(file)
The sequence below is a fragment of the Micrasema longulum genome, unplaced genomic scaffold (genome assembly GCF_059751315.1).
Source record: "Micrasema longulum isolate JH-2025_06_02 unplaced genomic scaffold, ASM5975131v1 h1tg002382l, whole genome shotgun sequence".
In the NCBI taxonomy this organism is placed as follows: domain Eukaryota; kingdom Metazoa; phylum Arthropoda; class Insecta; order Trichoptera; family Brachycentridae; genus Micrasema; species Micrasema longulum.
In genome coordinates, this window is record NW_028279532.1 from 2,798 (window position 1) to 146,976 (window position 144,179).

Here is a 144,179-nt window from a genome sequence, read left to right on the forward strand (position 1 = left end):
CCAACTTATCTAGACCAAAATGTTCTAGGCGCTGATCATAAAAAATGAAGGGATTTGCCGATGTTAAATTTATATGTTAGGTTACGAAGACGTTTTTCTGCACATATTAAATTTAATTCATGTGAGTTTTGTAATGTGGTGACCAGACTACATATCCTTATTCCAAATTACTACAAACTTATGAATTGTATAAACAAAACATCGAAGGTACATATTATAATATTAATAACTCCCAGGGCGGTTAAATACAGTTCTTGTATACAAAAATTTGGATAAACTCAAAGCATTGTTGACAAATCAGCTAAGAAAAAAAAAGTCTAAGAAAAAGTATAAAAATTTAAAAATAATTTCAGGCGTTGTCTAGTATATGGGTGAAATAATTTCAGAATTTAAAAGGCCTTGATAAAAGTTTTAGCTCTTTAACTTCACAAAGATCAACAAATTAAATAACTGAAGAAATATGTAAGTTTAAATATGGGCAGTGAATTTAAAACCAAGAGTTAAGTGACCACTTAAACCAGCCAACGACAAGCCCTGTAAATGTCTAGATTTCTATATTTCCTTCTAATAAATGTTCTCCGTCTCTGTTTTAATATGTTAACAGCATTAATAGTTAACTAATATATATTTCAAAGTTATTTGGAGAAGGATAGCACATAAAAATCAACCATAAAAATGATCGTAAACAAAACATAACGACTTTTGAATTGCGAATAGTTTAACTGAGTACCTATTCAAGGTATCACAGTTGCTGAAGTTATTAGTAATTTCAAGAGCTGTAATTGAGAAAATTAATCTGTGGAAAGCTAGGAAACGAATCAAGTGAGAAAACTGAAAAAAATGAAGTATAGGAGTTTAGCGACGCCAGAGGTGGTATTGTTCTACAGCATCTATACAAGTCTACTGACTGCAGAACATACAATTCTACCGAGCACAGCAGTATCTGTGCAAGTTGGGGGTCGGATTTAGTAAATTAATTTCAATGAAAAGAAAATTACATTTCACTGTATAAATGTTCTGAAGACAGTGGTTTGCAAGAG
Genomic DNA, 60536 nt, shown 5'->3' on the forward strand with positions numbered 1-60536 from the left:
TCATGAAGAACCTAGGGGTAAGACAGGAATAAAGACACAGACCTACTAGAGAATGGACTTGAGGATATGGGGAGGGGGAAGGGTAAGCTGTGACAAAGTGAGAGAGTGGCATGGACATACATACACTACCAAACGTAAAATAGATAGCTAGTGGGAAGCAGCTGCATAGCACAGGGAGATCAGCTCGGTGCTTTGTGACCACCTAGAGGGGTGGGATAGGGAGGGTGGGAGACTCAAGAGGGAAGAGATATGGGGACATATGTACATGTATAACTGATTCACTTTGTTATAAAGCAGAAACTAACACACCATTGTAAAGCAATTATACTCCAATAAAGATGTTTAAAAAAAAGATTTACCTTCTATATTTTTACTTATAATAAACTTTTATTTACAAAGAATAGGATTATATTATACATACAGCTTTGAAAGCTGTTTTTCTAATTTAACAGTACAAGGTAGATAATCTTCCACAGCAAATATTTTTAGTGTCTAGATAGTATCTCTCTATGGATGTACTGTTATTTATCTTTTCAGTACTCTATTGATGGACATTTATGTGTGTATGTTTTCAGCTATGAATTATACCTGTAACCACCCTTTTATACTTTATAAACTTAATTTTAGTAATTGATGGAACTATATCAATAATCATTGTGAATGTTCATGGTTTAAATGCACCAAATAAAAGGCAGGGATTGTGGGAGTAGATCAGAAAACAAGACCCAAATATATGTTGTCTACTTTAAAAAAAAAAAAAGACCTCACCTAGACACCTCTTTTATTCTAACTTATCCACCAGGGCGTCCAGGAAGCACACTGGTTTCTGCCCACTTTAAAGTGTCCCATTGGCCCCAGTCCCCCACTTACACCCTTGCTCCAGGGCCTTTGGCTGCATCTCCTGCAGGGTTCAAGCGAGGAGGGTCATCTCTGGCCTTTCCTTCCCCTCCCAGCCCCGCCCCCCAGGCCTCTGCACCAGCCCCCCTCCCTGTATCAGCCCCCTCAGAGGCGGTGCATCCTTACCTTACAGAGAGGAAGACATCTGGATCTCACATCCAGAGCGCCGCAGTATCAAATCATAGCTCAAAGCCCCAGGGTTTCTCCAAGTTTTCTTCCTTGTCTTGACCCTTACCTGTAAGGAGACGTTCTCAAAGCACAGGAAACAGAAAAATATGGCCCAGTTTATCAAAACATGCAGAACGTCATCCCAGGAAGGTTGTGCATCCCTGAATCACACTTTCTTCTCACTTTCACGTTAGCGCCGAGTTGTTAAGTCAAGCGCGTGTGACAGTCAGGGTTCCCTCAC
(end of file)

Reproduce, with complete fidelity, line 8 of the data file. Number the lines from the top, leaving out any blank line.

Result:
TCATGAAGAACCTAGGGGTAAGACAGGAATAAAGACACAGACCTACTAGAGAATGGACTTGAGGATATGGGGAGGGGGAAGGGTAAGCTGTGACAAAGTGAGAGAGTGGCATGGACATACATACACTACCAAACGTAAAATAGATAGCTAGTGGGAAGCAGCTGCATAGCACAGGGAGATCAGCTCGGTGCTTTGTGACCACCTAGAGGGGTGGGATAGGGAGGGTGGGAGACTCAAGAGGGAAGAGATATGGGGACATATGTACATGTATAACTGATTCACTTTGTTATAAAGCAGAAACTAACACACCATTGTAAAGCAATTATACTCCAATAAAGATGTTTAAAAAAAAGATTTACCTTCTATATTTTTACTTATAATAAACTTTTATTTACAAAGAATAGGATTATATTATACATACAGCTTTGAAAGCTGTTTTTCTAATTTAACAGTACAAGGTAGATAATCTTCCACAGCAAATATTTTTAGTGTCTAGATAGTATCTCTCTATGGATGTACTGTTATTTATCTTTTCAGTACTCTATTGATGGACATTTATGTGTGTATGTTTTCAGCTATGAATTATACCTGTAACCACCCTTTTATACTTTATAAACTTAATTTTAGTAATTGATGGAACTATATCAATAATCATTGTGAATGTTCATGGTTTAAATGCACCAAATAAAAGGCAGGGATTGTGGGAGTAGATCAGAAAACAAGACCCAAATATATGTTGTCTACTTTAAAAAAAAAAAAAGACCTCACCTAGACACCTCTTTTATTCTAACTTATCCACCAGGGCGTCCAGGAAGCACACTGGTTTCTGCCCACTTTAAAGTGTCCCATTGGCCCCAGTCCCCCACTTACACCCTTGCTCCAGGGCCTTTGGCTGCATCTCCTGCAGGGTTCAAGCGAGGAGGGTCATCTCTGGCCTTTCCTTCCCCTCCCAGCCCCGCCCCCCAGGCCTCTGCACCAGCCCCCCTCCCTGTATCAGCCCCCTCAGAGGCGGTGCATCCTTACCTTACAGAGAGGAAGACATCTGGATCTCACATCCAGAGCGCCGCAGTATCAAATCATAGCTCAAAGCCCCAGGGTTTCTCCAAGTTTTCTTCCTTGTCTTGACCCTTACCTGTAAGGAGACGTTCTCAAAGCACAGGAAACAGAAAAATATGGCCCAGTTTATCAAAACATGCAGAACGTCATCCCAGGAAGGTTGTGCATCCCTGAATCACACTTTCTTCTCACTTTCACGTTAGCGCCGAGTTGTTAAGTCAAGCGCGTGTGACAGTCAGGGTTCCCTCAC